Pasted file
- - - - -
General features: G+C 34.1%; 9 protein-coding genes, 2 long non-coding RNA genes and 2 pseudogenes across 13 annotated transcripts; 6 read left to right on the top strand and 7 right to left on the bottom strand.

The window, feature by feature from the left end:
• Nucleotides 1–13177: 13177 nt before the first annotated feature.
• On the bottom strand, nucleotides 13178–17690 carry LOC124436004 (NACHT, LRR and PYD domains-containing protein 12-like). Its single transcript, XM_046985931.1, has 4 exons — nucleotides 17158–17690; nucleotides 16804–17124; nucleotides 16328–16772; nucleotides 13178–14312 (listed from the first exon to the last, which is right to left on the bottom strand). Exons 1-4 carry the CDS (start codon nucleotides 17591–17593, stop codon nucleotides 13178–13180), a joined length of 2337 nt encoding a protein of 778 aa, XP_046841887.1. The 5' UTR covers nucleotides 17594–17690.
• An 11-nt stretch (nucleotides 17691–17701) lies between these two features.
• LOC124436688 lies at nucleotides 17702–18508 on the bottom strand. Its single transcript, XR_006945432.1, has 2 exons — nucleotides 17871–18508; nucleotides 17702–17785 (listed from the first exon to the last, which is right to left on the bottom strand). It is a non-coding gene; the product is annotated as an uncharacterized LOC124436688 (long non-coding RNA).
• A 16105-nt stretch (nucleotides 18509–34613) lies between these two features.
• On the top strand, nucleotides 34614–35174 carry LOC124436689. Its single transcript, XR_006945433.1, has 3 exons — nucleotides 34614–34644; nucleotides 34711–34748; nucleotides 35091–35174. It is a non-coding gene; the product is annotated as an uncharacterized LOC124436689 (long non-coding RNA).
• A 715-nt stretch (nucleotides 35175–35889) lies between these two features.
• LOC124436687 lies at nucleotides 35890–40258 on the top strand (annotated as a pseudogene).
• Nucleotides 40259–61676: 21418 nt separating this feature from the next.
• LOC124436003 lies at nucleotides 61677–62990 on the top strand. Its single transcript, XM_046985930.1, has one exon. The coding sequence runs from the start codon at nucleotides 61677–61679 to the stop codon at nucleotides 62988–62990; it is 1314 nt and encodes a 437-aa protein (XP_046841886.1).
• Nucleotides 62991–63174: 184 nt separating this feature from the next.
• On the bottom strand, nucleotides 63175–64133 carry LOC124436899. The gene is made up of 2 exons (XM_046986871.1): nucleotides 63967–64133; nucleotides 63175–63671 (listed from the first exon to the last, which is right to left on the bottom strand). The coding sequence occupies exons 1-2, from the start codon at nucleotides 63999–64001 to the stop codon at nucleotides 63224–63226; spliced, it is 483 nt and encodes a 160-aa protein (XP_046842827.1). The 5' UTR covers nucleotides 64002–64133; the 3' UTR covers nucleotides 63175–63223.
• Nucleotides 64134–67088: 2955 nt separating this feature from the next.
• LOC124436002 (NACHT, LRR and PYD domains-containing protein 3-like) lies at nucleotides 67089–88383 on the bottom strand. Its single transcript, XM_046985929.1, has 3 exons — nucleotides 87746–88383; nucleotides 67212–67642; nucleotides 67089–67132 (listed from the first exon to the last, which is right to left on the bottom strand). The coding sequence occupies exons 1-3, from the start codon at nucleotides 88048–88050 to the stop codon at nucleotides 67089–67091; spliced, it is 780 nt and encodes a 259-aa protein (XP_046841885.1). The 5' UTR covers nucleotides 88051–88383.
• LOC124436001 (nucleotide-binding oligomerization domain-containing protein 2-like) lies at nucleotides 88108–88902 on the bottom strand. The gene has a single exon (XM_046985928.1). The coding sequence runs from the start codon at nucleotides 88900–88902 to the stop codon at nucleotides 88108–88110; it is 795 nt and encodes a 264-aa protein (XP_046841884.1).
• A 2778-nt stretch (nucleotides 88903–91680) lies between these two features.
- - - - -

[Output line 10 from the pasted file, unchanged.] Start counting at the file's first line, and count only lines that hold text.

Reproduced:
• LOC124436687 lies at nucleotides 35890–40258 on the top strand (annotated as a pseudogene).